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Published on October 05, 2015

Changing the face of mental health on Cape CodChanging the face of mental health on Cape Cod

Mary Munsell describes herself as being “dead” seven years ago.

She had just been released after 2 ½ years in a state mental hospital in western Pennsylvania, had dodged long-term commitment, and was moving home with her parents.

“They had no idea what they were bringing home,” she said during a workshop Friday (9/2) at the annual Behavioral Health Summit in Hyannis. “What they didn’t understand is that I was dead inside. … No longer a mother, a wife, I no longer worked. I gave up.”

But on Friday, dressed in a glittery jacket, Munsell described the new life she found in Dance in the Rain: Whole Person Approach, the Hyannis organization she started to offer peer support and reduce the isolation and stigma of mental illness. She was one of six people on a panel about how peer counseling and family support is changing treatment.

“These are the first-line workers,” said Patricia Durgan, the panel’s moderator and director of Cape Cod Healthcare’s “partial hospital,” or mental health outpatient program. Durgin is an advocate for family support and peer-to-peer counseling. Volunteers from Dance in the Rain, for example, meet with clients in the partial hospital program.

“These are the people who live with these folks, who gave birth to these folks, or lived the experience themselves, so they know what it feels like now and how it’s experienced in a family setting,” she said. “They are really the great heroes.”

Patients, families and service providers want to close the gap between treatment and the rest of the world by eliminating stigma and sharing resources, Durgin said.

“What we really want to do is talk about the bridges that have been built and where we’re heading,” she said.

The annual summit is sponsored by the Behavioral Provider Coalition of Cape Cod and the Islands, which represents more than 30 organizations, agencies and care providers. Participants reflect ongoing changes in mental health treatment and intervention and include police, program providers, support and peer counseling organizations, families and those with mental illness – “peers.”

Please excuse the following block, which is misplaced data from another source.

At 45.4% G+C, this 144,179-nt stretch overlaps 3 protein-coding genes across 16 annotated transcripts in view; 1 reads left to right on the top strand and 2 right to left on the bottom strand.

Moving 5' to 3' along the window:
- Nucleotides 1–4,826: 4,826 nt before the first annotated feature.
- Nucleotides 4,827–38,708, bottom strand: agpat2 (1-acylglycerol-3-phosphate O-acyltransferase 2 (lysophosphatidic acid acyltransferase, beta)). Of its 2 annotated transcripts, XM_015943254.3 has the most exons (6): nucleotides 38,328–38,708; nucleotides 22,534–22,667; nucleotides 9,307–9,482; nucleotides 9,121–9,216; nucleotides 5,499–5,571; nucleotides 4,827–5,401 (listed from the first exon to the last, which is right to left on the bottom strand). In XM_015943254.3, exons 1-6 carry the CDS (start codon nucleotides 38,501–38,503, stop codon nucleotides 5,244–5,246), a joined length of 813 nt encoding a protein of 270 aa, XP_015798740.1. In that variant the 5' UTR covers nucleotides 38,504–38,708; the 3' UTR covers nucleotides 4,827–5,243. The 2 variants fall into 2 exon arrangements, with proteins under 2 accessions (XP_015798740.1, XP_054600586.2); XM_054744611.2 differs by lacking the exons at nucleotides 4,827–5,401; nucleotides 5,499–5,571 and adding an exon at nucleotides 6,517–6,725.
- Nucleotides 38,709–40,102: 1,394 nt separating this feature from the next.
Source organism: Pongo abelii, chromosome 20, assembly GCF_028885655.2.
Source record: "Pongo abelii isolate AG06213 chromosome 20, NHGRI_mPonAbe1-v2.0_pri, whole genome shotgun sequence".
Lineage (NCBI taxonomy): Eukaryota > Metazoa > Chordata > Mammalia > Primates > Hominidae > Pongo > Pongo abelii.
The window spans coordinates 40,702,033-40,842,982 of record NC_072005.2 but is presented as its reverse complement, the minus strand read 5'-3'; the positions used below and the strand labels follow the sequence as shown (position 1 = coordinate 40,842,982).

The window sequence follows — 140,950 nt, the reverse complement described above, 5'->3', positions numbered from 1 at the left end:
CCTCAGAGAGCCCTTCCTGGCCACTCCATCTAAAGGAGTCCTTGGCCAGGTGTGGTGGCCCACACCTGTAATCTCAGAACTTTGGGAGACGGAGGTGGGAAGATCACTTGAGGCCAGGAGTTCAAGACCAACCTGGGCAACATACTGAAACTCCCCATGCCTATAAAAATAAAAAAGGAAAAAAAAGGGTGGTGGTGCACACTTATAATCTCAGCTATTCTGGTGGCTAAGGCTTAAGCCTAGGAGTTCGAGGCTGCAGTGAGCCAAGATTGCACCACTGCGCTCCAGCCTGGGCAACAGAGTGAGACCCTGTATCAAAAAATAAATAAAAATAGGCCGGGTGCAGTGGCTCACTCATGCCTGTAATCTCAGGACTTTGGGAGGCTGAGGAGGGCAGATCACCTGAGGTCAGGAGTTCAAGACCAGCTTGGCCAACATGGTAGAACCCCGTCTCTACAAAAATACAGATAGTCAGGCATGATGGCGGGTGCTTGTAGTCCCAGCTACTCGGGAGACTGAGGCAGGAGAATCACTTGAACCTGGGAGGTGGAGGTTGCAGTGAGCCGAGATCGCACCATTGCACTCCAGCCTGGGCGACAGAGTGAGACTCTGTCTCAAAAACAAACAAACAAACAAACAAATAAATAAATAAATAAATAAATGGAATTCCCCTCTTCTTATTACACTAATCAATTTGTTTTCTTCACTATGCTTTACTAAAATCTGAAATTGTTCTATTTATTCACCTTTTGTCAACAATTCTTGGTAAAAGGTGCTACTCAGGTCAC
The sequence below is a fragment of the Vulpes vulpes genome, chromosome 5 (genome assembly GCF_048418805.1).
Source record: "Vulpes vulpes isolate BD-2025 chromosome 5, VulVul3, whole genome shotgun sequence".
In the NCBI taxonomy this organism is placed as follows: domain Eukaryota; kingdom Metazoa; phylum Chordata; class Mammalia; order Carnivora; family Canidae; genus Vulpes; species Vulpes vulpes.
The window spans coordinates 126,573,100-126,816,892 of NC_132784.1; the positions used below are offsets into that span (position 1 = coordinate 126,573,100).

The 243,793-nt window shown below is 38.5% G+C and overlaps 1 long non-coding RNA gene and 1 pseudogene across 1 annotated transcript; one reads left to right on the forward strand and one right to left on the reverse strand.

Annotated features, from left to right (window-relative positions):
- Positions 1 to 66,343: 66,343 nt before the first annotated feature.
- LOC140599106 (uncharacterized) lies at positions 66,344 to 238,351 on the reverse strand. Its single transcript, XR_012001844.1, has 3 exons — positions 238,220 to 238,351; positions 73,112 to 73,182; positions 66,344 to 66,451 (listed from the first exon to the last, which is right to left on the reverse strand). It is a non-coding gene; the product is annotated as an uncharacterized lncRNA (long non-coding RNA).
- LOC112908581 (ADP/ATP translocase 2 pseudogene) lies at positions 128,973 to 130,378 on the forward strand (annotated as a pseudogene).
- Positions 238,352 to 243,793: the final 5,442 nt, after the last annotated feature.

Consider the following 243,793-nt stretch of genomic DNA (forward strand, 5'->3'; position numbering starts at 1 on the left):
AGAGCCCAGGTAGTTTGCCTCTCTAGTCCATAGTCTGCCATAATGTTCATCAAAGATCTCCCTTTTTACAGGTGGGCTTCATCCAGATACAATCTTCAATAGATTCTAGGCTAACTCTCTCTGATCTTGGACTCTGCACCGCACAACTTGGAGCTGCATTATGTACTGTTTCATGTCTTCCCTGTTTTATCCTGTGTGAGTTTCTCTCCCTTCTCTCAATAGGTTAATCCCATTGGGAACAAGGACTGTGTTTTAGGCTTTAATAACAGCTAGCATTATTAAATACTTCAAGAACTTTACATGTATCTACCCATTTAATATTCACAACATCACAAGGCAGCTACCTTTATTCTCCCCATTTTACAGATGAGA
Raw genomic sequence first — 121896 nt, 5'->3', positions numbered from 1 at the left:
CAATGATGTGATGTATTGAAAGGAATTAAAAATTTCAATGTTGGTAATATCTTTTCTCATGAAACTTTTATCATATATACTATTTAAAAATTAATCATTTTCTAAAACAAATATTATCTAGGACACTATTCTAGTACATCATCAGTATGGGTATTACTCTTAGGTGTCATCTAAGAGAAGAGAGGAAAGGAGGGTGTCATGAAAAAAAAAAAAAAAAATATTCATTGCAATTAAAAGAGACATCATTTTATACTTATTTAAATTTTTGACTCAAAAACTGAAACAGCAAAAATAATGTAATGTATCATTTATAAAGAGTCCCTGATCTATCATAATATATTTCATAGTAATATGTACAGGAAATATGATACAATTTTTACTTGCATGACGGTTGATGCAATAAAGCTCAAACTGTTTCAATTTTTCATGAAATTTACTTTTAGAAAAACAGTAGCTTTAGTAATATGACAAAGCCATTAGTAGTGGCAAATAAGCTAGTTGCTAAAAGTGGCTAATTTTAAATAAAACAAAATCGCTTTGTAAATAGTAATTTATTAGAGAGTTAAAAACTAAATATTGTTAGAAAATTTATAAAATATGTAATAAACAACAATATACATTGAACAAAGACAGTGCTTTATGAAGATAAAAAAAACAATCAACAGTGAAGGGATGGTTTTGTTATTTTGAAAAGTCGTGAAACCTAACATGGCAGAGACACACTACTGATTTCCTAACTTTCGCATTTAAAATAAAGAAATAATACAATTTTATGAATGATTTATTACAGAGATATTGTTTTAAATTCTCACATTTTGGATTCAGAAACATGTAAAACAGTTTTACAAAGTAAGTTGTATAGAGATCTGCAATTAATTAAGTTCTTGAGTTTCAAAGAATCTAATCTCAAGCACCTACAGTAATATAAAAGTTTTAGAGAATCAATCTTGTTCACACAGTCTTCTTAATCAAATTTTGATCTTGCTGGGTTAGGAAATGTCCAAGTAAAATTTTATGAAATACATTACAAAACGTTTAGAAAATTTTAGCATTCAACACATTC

“We really have to listen to the people who really struggle with these illnesses,” Durgin said in an interview before the summit. “And as a person who works in mental health, I’ve learned more from patients and family over the years – and I feel like they speak the truth.”

During the panel, Munsell and Marc Deane, a volunteer with Dance in the Rain, described their own battles and Dance in the Rain’s peer-run arts, social, and drop-in services.

“The most dangerous thing for me after partial hospitalization was isolation,” Deane said. “It took me two months to call Mary and ask her if I could volunteer in some capacity.

“It has totally changed my life. … We are passionate about this because we are saving our lives.”

Daniel Shay, a parent advocate with the local chapter of the National Alliance on Mental Illness, talked about the 18-year “journey” with his daughter, who he said “crashed” during her junior year in college. He found help through a NAMI parent education group. “I can remember going to that first session. I just cried.”

Deb Rausch, program director for the local NAMI chapter, described the family as “the first line of support” and explained the parent support and education offered by the organization. Lisa Murphy from Parents Supporting Parents also talked about the strength of a family support network, in her case for those dealing with addiction.

And Don Lonergan, program director for the Southeast Recovery Learning Community, talked about how his bipolar diagnosis led him into social work and peer counseling. The state Department of Mental Health funds peer and support programs run by his group in the southeast section of the state, such as “bridging” – helping hospitalized patients make the transition back to real life.

But they all had the same message as voiced by Munsell: “What we have to create is no longer a mental health system but a mental health community where everyone is sharing ideas.”

Each person’s illness is different, she said. In her case, an empathetic practitioner was able to crack the “ice that was covering the small flame” in her.

“The doctor who was caring for me dropped that patient-doctor relationship and he started to talk to me as a person,” she said. “We began to talk about common things. I was a woman with mental illness but I was also a spiritual woman. He acknowledged that I was something other than a woman with mental illness.”